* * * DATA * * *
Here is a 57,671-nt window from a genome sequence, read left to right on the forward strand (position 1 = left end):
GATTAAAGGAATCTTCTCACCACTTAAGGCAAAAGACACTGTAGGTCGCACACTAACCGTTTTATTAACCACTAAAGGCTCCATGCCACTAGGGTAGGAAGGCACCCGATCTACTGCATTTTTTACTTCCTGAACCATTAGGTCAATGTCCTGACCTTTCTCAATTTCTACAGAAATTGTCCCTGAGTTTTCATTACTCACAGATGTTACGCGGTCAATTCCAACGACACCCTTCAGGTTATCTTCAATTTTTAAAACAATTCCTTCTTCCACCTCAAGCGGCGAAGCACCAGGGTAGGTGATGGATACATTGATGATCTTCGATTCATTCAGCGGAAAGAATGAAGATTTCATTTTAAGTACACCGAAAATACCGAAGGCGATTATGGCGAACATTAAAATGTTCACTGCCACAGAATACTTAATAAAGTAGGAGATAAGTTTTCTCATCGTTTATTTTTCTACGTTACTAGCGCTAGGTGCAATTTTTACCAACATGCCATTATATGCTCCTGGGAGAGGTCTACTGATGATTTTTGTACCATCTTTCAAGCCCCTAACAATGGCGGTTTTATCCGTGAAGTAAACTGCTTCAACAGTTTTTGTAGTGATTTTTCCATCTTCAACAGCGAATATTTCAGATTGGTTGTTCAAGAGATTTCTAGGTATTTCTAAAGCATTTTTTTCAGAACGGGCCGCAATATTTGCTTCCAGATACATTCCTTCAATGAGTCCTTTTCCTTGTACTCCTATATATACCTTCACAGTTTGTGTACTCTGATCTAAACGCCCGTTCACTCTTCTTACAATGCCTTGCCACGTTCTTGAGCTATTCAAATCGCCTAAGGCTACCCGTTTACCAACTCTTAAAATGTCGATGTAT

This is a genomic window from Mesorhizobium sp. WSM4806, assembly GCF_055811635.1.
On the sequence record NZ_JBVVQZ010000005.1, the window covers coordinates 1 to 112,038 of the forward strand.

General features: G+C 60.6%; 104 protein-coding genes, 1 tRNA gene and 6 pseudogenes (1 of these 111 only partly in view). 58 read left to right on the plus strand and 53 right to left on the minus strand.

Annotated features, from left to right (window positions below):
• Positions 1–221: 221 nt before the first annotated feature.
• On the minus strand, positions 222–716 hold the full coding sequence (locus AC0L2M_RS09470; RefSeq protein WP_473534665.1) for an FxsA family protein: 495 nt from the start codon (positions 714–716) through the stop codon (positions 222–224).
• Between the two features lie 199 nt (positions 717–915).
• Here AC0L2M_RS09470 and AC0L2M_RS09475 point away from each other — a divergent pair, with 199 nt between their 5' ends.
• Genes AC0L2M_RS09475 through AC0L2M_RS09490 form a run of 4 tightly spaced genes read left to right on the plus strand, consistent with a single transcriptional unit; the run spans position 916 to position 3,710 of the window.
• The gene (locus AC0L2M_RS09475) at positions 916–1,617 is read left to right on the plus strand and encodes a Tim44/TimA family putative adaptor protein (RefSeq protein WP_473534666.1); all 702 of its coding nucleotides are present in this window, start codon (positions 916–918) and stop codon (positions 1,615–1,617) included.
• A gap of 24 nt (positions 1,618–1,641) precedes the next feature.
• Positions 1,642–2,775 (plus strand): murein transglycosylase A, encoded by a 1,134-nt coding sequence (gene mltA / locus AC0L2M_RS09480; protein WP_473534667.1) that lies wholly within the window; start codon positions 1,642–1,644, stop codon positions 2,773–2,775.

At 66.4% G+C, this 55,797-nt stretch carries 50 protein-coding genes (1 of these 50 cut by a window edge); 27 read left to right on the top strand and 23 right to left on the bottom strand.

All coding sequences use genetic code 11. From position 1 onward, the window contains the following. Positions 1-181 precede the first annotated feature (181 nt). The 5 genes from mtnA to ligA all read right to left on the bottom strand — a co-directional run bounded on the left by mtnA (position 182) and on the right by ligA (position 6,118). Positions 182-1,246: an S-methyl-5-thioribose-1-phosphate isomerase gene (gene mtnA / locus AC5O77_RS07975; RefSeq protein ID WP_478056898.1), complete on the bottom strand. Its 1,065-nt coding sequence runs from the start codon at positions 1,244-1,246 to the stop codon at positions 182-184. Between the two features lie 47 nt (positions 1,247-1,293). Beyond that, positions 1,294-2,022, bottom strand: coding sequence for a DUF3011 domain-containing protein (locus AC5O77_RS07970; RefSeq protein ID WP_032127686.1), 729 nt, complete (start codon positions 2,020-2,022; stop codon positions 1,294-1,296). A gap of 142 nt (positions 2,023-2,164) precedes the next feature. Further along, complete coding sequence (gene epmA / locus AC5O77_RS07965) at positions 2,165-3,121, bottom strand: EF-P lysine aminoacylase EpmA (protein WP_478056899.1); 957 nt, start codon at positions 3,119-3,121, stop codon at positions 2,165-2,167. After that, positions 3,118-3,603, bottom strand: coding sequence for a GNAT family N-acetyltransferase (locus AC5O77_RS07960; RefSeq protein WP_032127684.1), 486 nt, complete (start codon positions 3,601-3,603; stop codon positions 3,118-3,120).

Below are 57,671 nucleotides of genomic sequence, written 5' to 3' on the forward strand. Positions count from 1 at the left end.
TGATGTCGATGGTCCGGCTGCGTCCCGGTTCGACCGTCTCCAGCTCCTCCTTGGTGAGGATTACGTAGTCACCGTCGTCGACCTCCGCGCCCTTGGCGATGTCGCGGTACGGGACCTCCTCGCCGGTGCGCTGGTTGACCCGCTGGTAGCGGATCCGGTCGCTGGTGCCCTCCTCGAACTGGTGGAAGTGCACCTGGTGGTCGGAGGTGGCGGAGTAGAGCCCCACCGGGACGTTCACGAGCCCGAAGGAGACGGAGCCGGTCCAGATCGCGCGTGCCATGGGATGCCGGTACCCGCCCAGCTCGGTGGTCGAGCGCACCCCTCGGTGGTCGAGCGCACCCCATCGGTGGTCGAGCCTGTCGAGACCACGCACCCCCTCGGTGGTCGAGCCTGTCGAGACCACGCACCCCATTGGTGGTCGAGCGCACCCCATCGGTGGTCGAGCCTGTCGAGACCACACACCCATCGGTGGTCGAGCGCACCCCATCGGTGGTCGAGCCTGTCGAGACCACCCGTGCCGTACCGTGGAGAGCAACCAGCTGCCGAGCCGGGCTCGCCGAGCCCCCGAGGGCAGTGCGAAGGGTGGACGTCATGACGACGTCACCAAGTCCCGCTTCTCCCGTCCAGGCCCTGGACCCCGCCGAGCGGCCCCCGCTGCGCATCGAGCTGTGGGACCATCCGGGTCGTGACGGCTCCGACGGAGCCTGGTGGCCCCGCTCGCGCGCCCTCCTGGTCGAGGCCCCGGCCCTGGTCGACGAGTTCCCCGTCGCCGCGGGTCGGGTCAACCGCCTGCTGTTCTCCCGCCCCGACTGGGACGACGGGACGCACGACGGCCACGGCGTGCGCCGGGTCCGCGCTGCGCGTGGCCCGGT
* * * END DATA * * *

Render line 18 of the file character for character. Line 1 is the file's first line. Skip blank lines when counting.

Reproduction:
TGATGTCGATGGTCCGGCTGCGTCCCGGTTCGACCGTCTCCAGCTCCTCCTTGGTGAGGATTACGTAGTCACCGTCGTCGACCTCCGCGCCCTTGGCGATGTCGCGGTACGGGACCTCCTCGCCGGTGCGCTGGTTGACCCGCTGGTAGCGGATCCGGTCGCTGGTGCCCTCCTCGAACTGGTGGAAGTGCACCTGGTGGTCGGAGGTGGCGGAGTAGAGCCCCACCGGGACGTTCACGAGCCCGAAGGAGACGGAGCCGGTCCAGATCGCGCGTGCCATGGGATGCCGGTACCCGCCCAGCTCGGTGGTCGAGCGCACCCCTCGGTGGTCGAGCGCACCCCATCGGTGGTCGAGCCTGTCGAGACCACGCACCCCCTCGGTGGTCGAGCCTGTCGAGACCACGCACCCCATTGGTGGTCGAGCGCACCCCATCGGTGGTCGAGCCTGTCGAGACCACACACCCATCGGTGGTCGAGCGCACCCCATCGGTGGTCGAGCCTGTCGAGACCACCCGTGCCGTACCGTGGAGAGCAACCAGCTGCCGAGCCGGGCTCGCCGAGCCCCCGAGGGCAGTGCGAAGGGTGGACGTCATGACGACGTCACCAAGTCCCGCTTCTCCCGTCCAGGCCCTGGACCCCGCCGAGCGGCCCCCGCTGCGCATCGAGCTGTGGGACCATCCGGGTCGTGACGGCTCCGACGGAGCCTGGTGGCCCCGCTCGCGCGCCCTCCTGGTCGAGGCCCCGGCCCTGGTCGACGAGTTCCCCGTCGCCGCGGGTCGGGTCAACCGCCTGCTGTTCTCCCGCCCCGACTGGGACGACGGGACGCACGACGGCCACGGCGTGCGCCGGGTCCGCGCTGCGCGTGGCCCGGT